Today marks the 11th Annual Transgender Day of Remembrance, which is set aside to memorialize those killed as a result of anti-transgender hatred or prejudice resulting from fear and ignorance. The event is held in November to honor Rita Hester, whose murder on November 28th, 1998 spawned the "Remembering Our Dead" online project and candlelight vigil.
This year, we remember: Yasmin and Noelia of Honduras, Taysia Elzy and Michael Hunt of Indianapolis, Kátia Otacílio Vilela and Marcela Cairo Souza of Jataí, Brazil, Alexa Rojas Castro of Monterrey, Mexico, Cynthia Nicole of Comayaguela, Honduras, Aline Da Silva Ribeira of Castelfranco Veneto, Italy, Caprice Curry of San Francisco, Rovilson Teixeira of Londrina, Brazil, Minja Kochis of Belgrade, Serbia, "Víctor Manuel" Albor Camacho and "Juan Carlos" Guillén Bautista of Acámbaro, Mexico, Nicole Castillo García of Tarapoto, Perú, Cita Solorzano of Asunción Ixtaltepec, Mexico, Camila Hernández Nieto of Sincelejo, Colombia, Noor Azlan Khamis of Johor Bahru, Johor, Malaysia, Will Teixeira da Silva of Recife, Brazil, "Ailton" Correa Maia, Juliana Martins, Fernanda Botelho, Jenifer, Dara, and Rafaele of Curitiba, Brazil, Cristy of Guatemala-City, Guatemala, Puttalakshmi of Bangalore, India, Camila Pereira of Uberlândia, Brazil, Cris Francisco das Neves of Cabo de Santo Agostinho, Brazil, Vicky Londoño Chavarría of Ibagué, Columbia, Pequeña P of Gualeguaychú, Argentina, Miriam Nunes Lucas of Ribeirão das Neves, Brazil, Guimarães de Lima and "Wanderson Wanderley" Teixeira da Rocha of João Pessoa, Brazil, Kirsi Ubrí, Jeva Padilla, and Ramon Martinez of Santiago, Dominican Republic, "Julio" Avila Albarracín of Mar del Plata, Argentina, Ebru Soykan (aka Dilan Pirinc) and Hadise of Istanbul, Turkey, Adriana Sánchez López of Juchitan, Mexico, Eda Yildirm of Bursa, Turkey, Sasha Estefania of Caracas, Venezuela, Smail L. of Valencia, Spain, Gisela "Roni" Galante of Gualeguaychú, Argentina, Melek K and Cagla of Ankara, Turkey, Jimmy McCollough (aka Image Devereux) of Fayetteville, North Carolina, Carneiro de Sousa of Fortaleza, Brazil, dos Santos of Varzea Grande, Brazil, Diksy Jones of Wellington, New Zealand, Tigresa de Souza Reis of Feira de Santana, Brazil, Xiomaran Duras of Caracas, Venezuela, Foxy Ivy of Detroit, Papucha of La Victoria, Peru, Kelly (Frederick) Watson and Terri Benally of Albuquerque, Tanya Ardón and Catherine of San Salvador, El Salvador, Carla Regina Bento of Sao Paulo, Brazil, Anita Fajardo Ríos of El Carmen, Mexico, Luana of Maceió, Brazil, Kamilla of Volgograd, Russia, Christopher Jermaine Scott of Philadelphia, Cesar Torres of El Paso, Beyonce (Eric) Lee of New Orleans, Kanan of Setapak, Malaysia, Tyli'a Mack (aka NaNa Boo) of Washington DC, Paulina Ibarra of East Hollywood, Kristina Muça of Tirana, Albania, Andrea Waddell of Brighton, UK, Destiny Lauren of London, UK, Jorge Steven Lopez Mercado of Cayey, Puerto Rico, an unidentified victim in Gebze, Turkey, an unidentified victim in Milan, Italty, an unidentified victim in Guayaquil, Ecuador, an unidentified victim in Baltimore, an unidentified victim in Penang, Malaysia, an unidentified victim in Algeria, an unidentified victim in Honduras, nine unidentified victims in Guatemala, fourteen unidentified victims in Brazil, and eighteen unidentified victims in Venezuela, and all the other trans women and men around the world who lost their lives to transphobia this year, whose faces we never saw and names we never heard, because they were living on the margins of societies who did not respect nor want them.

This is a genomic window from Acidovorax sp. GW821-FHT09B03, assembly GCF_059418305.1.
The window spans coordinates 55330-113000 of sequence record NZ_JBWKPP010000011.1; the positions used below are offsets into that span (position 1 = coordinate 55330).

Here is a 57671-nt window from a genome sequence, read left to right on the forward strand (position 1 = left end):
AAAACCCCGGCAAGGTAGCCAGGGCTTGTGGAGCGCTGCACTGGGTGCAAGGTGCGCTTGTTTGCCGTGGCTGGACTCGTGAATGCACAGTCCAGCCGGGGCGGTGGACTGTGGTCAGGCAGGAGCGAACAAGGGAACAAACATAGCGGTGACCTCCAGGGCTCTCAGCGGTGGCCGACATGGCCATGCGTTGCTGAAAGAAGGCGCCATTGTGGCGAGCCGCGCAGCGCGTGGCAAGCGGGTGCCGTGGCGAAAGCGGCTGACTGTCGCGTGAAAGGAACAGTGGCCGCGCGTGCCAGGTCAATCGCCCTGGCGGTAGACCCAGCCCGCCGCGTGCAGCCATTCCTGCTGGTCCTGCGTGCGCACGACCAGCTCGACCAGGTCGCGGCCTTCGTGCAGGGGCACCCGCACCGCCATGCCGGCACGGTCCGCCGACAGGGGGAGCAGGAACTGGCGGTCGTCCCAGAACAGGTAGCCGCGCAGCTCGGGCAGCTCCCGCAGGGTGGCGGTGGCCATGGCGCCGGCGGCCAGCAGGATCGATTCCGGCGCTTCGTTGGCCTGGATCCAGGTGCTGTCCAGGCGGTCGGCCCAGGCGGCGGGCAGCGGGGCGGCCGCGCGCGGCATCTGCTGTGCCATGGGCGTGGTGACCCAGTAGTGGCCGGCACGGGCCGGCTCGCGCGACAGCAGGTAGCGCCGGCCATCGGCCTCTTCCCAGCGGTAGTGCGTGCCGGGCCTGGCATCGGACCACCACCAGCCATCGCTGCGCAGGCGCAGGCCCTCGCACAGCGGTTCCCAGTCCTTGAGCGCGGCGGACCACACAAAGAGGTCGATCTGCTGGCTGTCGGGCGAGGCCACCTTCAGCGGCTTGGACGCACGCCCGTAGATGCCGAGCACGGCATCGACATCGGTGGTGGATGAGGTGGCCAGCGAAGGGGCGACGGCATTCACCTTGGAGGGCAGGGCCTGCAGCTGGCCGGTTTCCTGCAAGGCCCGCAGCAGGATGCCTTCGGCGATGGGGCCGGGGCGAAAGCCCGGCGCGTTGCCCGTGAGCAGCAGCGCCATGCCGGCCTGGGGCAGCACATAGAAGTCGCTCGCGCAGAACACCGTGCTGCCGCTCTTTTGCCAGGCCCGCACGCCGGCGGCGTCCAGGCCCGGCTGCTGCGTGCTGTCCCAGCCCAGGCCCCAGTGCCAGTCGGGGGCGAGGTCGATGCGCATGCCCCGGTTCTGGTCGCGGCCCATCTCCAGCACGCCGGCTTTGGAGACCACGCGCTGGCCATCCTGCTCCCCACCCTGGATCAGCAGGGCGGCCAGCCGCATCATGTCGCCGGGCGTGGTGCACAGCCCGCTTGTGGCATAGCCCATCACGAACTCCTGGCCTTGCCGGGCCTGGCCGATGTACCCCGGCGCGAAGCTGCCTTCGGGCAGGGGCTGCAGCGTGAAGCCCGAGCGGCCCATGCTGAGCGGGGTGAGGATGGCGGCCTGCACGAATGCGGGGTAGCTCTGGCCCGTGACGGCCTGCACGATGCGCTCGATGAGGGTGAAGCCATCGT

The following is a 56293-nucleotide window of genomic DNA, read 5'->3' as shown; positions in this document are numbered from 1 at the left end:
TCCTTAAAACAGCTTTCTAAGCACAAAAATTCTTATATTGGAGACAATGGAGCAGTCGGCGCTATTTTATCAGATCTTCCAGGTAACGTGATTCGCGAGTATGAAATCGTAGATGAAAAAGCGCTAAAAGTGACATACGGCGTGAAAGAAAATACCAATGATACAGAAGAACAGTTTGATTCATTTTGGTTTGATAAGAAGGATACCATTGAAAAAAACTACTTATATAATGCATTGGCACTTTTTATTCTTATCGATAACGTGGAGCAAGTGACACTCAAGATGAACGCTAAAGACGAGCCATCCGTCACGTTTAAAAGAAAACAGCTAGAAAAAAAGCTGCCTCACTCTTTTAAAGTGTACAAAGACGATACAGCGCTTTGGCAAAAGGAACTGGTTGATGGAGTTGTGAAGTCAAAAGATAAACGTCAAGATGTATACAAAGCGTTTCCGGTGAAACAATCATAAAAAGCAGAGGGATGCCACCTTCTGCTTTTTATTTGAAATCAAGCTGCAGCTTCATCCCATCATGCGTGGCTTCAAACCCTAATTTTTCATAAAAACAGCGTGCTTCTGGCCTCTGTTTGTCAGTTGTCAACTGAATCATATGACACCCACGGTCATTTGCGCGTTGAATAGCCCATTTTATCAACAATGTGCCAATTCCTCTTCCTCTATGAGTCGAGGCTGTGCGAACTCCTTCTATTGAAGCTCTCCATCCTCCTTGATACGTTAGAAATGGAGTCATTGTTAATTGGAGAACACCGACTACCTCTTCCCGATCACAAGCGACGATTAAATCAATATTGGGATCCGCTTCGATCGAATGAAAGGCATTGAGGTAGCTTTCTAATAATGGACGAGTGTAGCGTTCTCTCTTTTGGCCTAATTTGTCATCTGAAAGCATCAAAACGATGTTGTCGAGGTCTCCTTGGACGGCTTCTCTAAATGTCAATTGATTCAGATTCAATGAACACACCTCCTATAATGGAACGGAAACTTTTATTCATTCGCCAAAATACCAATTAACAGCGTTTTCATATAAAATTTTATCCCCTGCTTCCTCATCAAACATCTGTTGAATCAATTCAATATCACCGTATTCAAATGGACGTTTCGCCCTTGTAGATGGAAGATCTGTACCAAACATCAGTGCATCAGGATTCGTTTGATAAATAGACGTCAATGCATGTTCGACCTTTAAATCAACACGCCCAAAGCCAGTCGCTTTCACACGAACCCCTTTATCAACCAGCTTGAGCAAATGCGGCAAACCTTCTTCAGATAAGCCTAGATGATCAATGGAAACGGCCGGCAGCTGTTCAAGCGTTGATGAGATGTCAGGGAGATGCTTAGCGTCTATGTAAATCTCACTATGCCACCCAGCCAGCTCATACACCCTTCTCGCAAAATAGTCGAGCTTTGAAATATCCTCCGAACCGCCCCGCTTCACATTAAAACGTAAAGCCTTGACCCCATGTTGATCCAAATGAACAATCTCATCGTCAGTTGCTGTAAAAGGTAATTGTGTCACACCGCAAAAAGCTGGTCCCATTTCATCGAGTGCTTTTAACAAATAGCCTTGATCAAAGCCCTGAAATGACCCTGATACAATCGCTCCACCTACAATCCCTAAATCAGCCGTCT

Julia Serano, a trans activist and author of the oft-mentioned Whipping Girl: A Transsexual Woman on Sexism and the Scapegoating of Femininity, has noted that transphobia kills not just by violent action, but apathetic inaction.
Trans people are often targeted for violence because their gender presentation, appearance and/or anatomy falls outside the norms of what is considered acceptable for a woman or man. A large percentage of trans people who are killed are prostitutes, and their murders often go unreported or underreported due to the public presumption that those engaged in sex work are not deserving of attention or somehow had it coming to them.Lacking federal employment protections, transgender men and women are at higher risk for lack of insurance, adding to the difficulty of securing routine medical care from welcoming practitioners. Transmen, for example, frequently have trouble locating accommodating gynecological services for annual pap smears, risking undiagnosed cervical cancer. The great 2001 documentary Southern Comfort spans the last year in the life of Robert Eads, who died of ovarian cancer after two dozen doctors refused him treatment.
Some trans people are killed as the result of being denied medical services specifically because of their trans status, for example, Tyra Hunter, a transsexual woman who died in 1995 after being in a car accident. EMTs who arrived on the scene stopped providing her with medical care—and instead laughed and made slurs at her—upon discovering that she had male genitals.
That's the kind of hate crime that doesn't make headlines. Or even federal hate crimes statistics.
We remember all the victims of violence and apathy today.
The rest of the year, we must always be fierce advocates and allies together, so that we may never add a new name on a victims list ever again.
[Photo via LA IndyMedia's coverage of 2006's Day of Remembrance.]